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The proteasome inhibitor carfilzomib has taken on an increasing role in the treatment of multiple myeloma, but new research from the Abramson Cancer Center of the University of Pennsylvania in Philadelphia shows the therapy comes with the risk of cardiovascular problems in a higher than expected percentage of patients.

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An analysis of past studies shows 18 percent of multiple myeloma patients receiving carfilzomib experience cardiovascular adverse events (CVAE) such as hypertension, heart failure, heart attacks, or arrhythmia. More than 8 percent of patients experience high-grade CVAEs that are more severe, which is more than twice as common as with other drugs for treating relapsed myeloma (JAMA Oncol 2017; doi:10.1001/jamaoncol.2017.4519).


Carfilzomib is one of three proteasome inhibitors currently approved for use by the FDA. Proteasomes are essentially garbage workers that break down and eliminate proteins inside a cell. Diseases that require more protein turnover to survive, like multiple myeloma, need more proteasomes. The inhibitor drugs block them from doing their job, causing the cells to fill up with protein and die.


"Like any cancer therapy, the concern with this approach is that it may have an effect on an otherwise healthy part of the body-in this case, the heart," said the study's lead author Adam J. Waxman, MD, a Hematology Oncology fellow in the Perelman School of Medicine at the University of Pennsylvania. Brendan M. Weiss, MD, Adjunct Professor of Hematology Oncology at Penn, is the study's senior author.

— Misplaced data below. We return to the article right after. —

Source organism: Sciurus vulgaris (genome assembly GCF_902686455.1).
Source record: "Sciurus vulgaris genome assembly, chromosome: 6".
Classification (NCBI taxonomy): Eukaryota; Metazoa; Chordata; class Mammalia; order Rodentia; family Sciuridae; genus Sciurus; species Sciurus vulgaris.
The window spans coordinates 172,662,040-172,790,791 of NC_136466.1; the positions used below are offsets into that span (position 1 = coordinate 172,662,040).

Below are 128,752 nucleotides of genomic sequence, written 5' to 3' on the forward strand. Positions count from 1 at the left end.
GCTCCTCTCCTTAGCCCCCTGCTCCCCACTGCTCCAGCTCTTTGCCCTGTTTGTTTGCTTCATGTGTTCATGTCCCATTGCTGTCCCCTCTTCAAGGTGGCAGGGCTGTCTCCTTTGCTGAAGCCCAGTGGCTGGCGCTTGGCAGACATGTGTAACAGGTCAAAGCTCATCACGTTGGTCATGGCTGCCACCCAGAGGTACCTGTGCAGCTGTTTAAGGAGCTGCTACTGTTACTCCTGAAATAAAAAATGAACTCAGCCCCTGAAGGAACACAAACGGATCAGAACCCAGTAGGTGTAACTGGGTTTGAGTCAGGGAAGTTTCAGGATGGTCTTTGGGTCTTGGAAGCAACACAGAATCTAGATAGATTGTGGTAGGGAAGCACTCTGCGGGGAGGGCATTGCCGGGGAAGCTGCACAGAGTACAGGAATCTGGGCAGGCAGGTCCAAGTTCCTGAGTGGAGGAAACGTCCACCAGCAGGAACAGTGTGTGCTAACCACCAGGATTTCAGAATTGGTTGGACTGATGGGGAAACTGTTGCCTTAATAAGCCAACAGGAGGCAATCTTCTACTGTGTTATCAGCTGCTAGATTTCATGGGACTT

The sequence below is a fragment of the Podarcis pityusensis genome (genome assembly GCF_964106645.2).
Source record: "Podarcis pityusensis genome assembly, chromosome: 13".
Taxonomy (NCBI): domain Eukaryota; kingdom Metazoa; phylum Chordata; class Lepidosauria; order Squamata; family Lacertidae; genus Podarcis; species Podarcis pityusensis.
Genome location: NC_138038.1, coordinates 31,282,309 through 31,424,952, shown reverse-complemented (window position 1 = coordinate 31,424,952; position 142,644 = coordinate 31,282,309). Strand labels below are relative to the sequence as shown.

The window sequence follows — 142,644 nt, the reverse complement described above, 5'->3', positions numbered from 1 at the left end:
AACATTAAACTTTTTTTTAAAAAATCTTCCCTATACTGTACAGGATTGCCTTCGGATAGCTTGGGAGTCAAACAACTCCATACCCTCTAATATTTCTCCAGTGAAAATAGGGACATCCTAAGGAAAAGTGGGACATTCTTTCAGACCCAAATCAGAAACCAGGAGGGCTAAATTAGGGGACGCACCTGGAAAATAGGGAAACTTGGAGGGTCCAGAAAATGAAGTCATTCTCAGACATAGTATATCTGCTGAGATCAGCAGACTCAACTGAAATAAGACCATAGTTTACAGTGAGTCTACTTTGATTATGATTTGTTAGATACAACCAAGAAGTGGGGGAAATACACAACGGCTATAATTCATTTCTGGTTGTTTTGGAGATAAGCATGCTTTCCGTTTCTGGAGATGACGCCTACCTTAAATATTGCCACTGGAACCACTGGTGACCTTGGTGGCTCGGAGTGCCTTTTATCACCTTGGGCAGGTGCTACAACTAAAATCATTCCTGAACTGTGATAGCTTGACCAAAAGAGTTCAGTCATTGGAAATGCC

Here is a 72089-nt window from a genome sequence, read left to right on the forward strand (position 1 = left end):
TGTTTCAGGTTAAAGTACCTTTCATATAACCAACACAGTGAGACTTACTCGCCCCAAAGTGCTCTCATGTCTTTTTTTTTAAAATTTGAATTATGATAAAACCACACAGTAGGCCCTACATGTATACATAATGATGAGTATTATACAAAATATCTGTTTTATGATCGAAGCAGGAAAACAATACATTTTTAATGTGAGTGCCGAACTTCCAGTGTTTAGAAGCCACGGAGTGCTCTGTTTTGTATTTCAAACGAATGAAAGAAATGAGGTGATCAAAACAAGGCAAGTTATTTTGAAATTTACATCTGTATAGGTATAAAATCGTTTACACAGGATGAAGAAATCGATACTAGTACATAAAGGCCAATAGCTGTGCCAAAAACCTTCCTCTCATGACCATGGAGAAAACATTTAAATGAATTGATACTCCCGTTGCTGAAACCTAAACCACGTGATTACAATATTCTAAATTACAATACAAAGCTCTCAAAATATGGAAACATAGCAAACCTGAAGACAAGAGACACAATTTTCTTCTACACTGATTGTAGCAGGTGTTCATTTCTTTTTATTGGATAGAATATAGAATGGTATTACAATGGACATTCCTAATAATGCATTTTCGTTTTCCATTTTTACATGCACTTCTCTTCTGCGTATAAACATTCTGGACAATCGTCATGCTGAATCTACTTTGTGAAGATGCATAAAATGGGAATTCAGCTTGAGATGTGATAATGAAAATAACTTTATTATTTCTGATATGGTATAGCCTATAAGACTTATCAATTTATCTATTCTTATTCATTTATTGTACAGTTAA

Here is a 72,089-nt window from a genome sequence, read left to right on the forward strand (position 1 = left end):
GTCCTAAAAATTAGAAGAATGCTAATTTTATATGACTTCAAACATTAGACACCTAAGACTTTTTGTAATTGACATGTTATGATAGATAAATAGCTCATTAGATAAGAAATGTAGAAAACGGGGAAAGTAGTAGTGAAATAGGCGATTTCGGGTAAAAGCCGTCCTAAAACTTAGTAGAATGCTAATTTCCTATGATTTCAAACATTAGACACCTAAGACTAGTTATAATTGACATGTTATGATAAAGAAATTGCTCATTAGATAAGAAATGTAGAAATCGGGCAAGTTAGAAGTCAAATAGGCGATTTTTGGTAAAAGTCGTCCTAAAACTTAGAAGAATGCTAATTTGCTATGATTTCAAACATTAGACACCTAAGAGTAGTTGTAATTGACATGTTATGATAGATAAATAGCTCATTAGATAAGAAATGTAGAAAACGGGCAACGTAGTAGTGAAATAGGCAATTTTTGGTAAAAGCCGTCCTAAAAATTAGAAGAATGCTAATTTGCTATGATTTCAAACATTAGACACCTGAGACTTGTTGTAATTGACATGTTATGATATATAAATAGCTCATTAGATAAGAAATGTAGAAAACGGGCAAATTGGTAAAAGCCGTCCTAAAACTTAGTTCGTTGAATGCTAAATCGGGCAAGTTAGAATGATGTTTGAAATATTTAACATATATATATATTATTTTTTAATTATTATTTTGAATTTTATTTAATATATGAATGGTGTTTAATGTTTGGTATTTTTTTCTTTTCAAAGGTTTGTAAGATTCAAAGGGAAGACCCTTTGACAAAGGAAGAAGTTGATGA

Study Details

Researchers gathered data from 24 studies reported from 2007 through 2017, which included information on 2,594 multiple myeloma patients. They found 18.1 percent of patients who took carfilzomib experienced CVAE, with 8.2 percent of those cases being grade 3 or higher. For comparison, a similar review of bortezomib, another proteasome inhibitor, found just 3.8 percent of patients experienced CVAE and only 2.3 percent were severe.


The most common CVAEs were hypertension (12.2%) and heart failure (4.1%). Arrhythmias (2.4%) and ischemic events (1.8%) were observed less commonly.


Researchers also found that higher doses of carfilzomib are associated with higher rates of CVAE, and that carfilzomib was associated with an elevated risk of CVAE compared to control groups who did not receive carfilzomib.


"Taken together, these findings argue that carfilzomib is responsible for an elevated risk, and anyone who is treating patients with this drug needs to be aware that this is a common event," Waxman said.


Researchers say these findings are particularly important since there are already overlapping risk factors for both multiple myeloma and cardiovascular disease, such as older age and obesity. Previous studies have shown nearly two-thirds of multiple myeloma patients had cardiovascular disease at baseline, and 70 percent experienced cardiovascular events within 6 years.


"Clinicians should be paying attention to who may be at highest risk for these events so they can tailor their therapy accordingly," Waxman said.


Researchers also called for further clinical trials to specifically evaluate this connection, arguing that it may be underrepresented by current data.


"If you're not specifically looking for this, you might report it differently," Waxman noted.